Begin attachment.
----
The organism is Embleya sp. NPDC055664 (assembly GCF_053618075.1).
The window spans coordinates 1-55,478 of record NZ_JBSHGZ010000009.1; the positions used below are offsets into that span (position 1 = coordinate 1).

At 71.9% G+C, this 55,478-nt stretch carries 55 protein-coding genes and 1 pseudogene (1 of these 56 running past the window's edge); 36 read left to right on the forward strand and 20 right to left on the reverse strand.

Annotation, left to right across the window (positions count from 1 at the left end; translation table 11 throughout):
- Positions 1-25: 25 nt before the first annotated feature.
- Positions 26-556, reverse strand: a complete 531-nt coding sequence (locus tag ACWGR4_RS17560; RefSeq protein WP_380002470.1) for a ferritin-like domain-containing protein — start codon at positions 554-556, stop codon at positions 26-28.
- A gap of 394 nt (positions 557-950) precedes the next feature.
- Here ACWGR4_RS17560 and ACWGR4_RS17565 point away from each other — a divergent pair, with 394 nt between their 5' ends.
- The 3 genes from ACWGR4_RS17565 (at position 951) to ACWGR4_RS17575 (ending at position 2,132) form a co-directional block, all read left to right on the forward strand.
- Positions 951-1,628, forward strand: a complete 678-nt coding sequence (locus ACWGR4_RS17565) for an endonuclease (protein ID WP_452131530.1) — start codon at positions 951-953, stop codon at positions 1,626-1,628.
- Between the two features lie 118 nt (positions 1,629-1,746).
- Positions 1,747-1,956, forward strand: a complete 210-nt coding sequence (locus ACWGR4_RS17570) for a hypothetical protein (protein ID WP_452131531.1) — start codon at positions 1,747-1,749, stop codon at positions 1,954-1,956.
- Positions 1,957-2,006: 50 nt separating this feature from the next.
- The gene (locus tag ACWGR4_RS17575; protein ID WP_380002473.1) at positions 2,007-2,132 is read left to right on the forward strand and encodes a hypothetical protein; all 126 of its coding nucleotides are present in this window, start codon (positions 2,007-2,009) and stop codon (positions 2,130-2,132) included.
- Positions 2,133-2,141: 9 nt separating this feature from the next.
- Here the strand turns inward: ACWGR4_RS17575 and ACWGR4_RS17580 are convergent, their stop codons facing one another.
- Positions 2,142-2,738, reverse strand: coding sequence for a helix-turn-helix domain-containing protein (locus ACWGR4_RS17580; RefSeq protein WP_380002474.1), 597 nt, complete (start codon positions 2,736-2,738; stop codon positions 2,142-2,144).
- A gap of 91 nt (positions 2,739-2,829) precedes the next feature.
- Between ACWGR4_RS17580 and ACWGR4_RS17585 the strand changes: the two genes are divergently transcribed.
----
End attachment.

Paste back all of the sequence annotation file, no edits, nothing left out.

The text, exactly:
The organism is Embleya sp. NPDC055664 (assembly GCF_053618075.1).
The window spans coordinates 1-55,478 of record NZ_JBSHGZ010000009.1; the positions used below are offsets into that span (position 1 = coordinate 1).

At 71.9% G+C, this 55,478-nt stretch carries 55 protein-coding genes and 1 pseudogene (1 of these 56 running past the window's edge); 36 read left to right on the forward strand and 20 right to left on the reverse strand.

Annotation, left to right across the window (positions count from 1 at the left end; translation table 11 throughout):
- Positions 1-25: 25 nt before the first annotated feature.
- Positions 26-556, reverse strand: a complete 531-nt coding sequence (locus tag ACWGR4_RS17560; RefSeq protein WP_380002470.1) for a ferritin-like domain-containing protein — start codon at positions 554-556, stop codon at positions 26-28.
- A gap of 394 nt (positions 557-950) precedes the next feature.
- Here ACWGR4_RS17560 and ACWGR4_RS17565 point away from each other — a divergent pair, with 394 nt between their 5' ends.
- The 3 genes from ACWGR4_RS17565 (at position 951) to ACWGR4_RS17575 (ending at position 2,132) form a co-directional block, all read left to right on the forward strand.
- Positions 951-1,628, forward strand: a complete 678-nt coding sequence (locus ACWGR4_RS17565) for an endonuclease (protein ID WP_452131530.1) — start codon at positions 951-953, stop codon at positions 1,626-1,628.
- Between the two features lie 118 nt (positions 1,629-1,746).
- Positions 1,747-1,956, forward strand: a complete 210-nt coding sequence (locus ACWGR4_RS17570) for a hypothetical protein (protein ID WP_452131531.1) — start codon at positions 1,747-1,749, stop codon at positions 1,954-1,956.
- Positions 1,957-2,006: 50 nt separating this feature from the next.
- The gene (locus tag ACWGR4_RS17575; protein ID WP_380002473.1) at positions 2,007-2,132 is read left to right on the forward strand and encodes a hypothetical protein; all 126 of its coding nucleotides are present in this window, start codon (positions 2,007-2,009) and stop codon (positions 2,130-2,132) included.
- Positions 2,133-2,141: 9 nt separating this feature from the next.
- Here the strand turns inward: ACWGR4_RS17575 and ACWGR4_RS17580 are convergent, their stop codons facing one another.
- Positions 2,142-2,738, reverse strand: coding sequence for a helix-turn-helix domain-containing protein (locus ACWGR4_RS17580; RefSeq protein WP_380002474.1), 597 nt, complete (start codon positions 2,736-2,738; stop codon positions 2,142-2,144).
- A gap of 91 nt (positions 2,739-2,829) precedes the next feature.
- Between ACWGR4_RS17580 and ACWGR4_RS17585 the strand changes: the two genes are divergently transcribed.